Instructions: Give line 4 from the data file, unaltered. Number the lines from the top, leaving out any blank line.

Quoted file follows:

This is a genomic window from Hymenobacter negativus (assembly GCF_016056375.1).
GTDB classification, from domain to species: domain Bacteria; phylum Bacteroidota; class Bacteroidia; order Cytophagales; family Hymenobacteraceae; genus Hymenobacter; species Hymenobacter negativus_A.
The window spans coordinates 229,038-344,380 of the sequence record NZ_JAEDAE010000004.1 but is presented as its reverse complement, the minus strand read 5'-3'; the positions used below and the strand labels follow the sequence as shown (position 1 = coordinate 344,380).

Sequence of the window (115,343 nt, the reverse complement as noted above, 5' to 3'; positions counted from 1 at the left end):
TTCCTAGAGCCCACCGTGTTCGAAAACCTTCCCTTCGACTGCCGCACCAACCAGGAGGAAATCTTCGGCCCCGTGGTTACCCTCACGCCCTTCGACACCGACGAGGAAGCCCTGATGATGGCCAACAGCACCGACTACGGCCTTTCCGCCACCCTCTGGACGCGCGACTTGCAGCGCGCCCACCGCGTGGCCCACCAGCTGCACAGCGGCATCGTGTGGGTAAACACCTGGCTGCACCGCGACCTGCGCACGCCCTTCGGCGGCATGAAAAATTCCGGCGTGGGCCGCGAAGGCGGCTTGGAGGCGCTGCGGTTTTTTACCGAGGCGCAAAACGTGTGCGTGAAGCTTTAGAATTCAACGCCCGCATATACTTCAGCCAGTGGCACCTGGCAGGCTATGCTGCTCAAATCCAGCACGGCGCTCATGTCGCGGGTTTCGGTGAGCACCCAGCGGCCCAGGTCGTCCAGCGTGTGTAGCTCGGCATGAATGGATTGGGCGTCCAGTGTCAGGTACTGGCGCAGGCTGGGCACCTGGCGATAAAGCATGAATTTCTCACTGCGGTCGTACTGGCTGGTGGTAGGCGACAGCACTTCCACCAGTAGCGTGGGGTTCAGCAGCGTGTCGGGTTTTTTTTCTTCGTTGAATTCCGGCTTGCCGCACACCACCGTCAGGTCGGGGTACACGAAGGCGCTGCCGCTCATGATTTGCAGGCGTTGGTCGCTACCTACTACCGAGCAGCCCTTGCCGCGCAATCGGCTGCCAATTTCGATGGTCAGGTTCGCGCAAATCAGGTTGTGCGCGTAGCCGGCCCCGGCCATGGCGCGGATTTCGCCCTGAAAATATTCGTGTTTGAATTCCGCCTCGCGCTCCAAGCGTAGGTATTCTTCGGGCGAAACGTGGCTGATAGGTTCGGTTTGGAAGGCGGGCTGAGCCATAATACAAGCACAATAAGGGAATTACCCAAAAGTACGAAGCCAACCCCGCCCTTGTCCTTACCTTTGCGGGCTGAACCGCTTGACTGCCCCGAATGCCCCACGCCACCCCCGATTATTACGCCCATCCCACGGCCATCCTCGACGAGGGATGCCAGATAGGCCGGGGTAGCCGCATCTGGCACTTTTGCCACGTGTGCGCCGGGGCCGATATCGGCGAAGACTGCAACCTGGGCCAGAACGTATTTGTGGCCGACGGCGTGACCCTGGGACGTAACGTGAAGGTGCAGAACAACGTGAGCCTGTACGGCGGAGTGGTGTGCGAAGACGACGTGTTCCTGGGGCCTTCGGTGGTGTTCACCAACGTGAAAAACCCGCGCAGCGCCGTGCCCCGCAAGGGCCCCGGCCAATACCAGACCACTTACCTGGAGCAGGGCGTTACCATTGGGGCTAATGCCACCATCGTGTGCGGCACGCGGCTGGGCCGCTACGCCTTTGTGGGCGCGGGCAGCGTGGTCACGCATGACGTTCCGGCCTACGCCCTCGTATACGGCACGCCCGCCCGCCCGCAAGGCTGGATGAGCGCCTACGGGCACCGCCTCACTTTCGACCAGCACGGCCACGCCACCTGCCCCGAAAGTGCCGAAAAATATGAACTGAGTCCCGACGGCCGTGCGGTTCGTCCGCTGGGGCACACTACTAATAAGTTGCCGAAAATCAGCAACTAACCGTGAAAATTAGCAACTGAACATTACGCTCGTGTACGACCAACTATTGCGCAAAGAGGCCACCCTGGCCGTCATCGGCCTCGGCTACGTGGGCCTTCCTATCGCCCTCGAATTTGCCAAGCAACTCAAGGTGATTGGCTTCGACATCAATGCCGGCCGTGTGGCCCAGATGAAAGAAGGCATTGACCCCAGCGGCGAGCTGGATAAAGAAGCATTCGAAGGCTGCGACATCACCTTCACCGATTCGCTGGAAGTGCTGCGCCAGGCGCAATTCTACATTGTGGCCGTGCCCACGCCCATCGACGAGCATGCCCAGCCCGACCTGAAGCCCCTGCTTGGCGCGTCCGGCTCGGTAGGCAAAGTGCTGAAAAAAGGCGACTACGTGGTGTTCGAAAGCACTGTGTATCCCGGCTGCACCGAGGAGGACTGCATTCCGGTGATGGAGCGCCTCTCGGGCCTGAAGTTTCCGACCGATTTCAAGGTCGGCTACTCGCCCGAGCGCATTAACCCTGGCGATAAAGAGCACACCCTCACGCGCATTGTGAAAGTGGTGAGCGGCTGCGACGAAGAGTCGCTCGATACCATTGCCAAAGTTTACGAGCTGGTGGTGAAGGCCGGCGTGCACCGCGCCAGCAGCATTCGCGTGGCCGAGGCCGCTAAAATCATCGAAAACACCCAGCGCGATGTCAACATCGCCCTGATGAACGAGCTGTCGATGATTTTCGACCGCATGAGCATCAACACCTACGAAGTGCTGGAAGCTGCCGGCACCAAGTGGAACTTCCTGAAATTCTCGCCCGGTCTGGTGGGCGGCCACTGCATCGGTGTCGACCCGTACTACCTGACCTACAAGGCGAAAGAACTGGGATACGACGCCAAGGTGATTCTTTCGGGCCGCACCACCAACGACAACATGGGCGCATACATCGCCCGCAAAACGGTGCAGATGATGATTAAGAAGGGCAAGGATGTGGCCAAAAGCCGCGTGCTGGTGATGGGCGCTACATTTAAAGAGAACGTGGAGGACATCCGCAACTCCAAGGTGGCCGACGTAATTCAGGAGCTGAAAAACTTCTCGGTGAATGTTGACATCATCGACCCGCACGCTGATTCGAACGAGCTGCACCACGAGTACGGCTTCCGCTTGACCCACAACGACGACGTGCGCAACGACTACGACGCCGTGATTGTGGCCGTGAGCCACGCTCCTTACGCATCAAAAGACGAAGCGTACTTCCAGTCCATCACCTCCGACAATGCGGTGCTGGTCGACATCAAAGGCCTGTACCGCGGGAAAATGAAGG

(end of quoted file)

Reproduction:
Sequence of the window (115,343 nt, the reverse complement as noted above, 5' to 3'; positions counted from 1 at the left end):